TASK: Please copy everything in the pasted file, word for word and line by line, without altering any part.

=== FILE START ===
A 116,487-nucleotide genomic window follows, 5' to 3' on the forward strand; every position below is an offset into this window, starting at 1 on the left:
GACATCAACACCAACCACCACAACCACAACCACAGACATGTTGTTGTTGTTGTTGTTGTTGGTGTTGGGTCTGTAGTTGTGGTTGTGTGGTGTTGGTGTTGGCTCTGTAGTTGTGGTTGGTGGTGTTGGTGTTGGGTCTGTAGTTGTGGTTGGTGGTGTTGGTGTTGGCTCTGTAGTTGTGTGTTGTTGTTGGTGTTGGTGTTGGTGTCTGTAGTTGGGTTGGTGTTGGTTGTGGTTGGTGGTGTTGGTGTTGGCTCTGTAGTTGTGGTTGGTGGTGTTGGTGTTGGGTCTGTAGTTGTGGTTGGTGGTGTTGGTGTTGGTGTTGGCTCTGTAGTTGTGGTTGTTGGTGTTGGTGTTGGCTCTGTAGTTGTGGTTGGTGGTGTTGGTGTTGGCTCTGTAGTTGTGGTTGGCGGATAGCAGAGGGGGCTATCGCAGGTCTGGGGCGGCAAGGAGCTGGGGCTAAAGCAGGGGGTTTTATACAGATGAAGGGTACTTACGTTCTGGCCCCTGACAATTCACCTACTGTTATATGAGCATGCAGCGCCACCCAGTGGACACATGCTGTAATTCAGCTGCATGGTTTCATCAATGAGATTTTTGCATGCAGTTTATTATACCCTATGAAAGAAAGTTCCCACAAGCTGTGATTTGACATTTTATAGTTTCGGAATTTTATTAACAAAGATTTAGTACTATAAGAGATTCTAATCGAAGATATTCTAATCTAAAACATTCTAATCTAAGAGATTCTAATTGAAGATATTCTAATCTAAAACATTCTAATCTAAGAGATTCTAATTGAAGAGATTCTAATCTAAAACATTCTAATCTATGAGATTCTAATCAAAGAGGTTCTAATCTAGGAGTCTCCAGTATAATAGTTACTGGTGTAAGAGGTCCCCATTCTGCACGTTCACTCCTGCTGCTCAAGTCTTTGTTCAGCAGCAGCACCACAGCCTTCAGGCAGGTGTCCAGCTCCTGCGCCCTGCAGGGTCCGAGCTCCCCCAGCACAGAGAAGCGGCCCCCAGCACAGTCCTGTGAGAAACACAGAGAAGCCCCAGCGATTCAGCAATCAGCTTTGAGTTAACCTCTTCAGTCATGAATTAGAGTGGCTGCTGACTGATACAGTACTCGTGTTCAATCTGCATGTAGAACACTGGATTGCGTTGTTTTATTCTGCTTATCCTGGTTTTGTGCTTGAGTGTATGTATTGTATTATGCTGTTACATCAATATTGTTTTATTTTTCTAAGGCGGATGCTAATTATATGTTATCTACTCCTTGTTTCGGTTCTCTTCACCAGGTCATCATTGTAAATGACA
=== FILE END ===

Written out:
A 116,487-nucleotide genomic window follows, 5' to 3' on the forward strand; every position below is an offset into this window, starting at 1 on the left:
GACATCAACACCAACCACCACAACCACAACCACAGACATGTTGTTGTTGTTGTTGTTGTTGGTGTTGGGTCTGTAGTTGTGGTTGTGTGGTGTTGGTGTTGGCTCTGTAGTTGTGGTTGGTGGTGTTGGTGTTGGGTCTGTAGTTGTGGTTGGTGGTGTTGGTGTTGGCTCTGTAGTTGTGTGTTGTTGTTGGTGTTGGTGTTGGTGTCTGTAGTTGGGTTGGTGTTGGTTGTGGTTGGTGGTGTTGGTGTTGGCTCTGTAGTTGTGGTTGGTGGTGTTGGTGTTGGGTCTGTAGTTGTGGTTGGTGGTGTTGGTGTTGGTGTTGGCTCTGTAGTTGTGGTTGTTGGTGTTGGTGTTGGCTCTGTAGTTGTGGTTGGTGGTGTTGGTGTTGGCTCTGTAGTTGTGGTTGGCGGATAGCAGAGGGGGCTATCGCAGGTCTGGGGCGGCAAGGAGCTGGGGCTAAAGCAGGGGGTTTTATACAGATGAAGGGTACTTACGTTCTGGCCCCTGACAATTCACCTACTGTTATATGAGCATGCAGCGCCACCCAGTGGACACATGCTGTAATTCAGCTGCATGGTTTCATCAATGAGATTTTTGCATGCAGTTTATTATACCCTATGAAAGAAAGTTCCCACAAGCTGTGATTTGACATTTTATAGTTTCGGAATTTTATTAACAAAGATTTAGTACTATAAGAGATTCTAATCGAAGATATTCTAATCTAAAACATTCTAATCTAAGAGATTCTAATTGAAGATATTCTAATCTAAAACATTCTAATCTAAGAGATTCTAATTGAAGAGATTCTAATCTAAAACATTCTAATCTATGAGATTCTAATCAAAGAGGTTCTAATCTAGGAGTCTCCAGTATAATAGTTACTGGTGTAAGAGGTCCCCATTCTGCACGTTCACTCCTGCTGCTCAAGTCTTTGTTCAGCAGCAGCACCACAGCCTTCAGGCAGGTGTCCAGCTCCTGCGCCCTGCAGGGTCCGAGCTCCCCCAGCACAGAGAAGCGGCCCCCAGCACAGTCCTGTGAGAAACACAGAGAAGCCCCAGCGATTCAGCAATCAGCTTTGAGTTAACCTCTTCAGTCATGAATTAGAGTGGCTGCTGACTGATACAGTACTCGTGTTCAATCTGCATGTAGAACACTGGATTGCGTTGTTTTATTCTGCTTATCCTGGTTTTGTGCTTGAGTGTATGTATTGTATTATGCTGTTACATCAATATTGTTTTATTTTTCTAAGGCGGATGCTAATTATATGTTATCTACTCCTTGTTTCGGTTCTCTTCACCAGGTCATCATTGTAAATGACA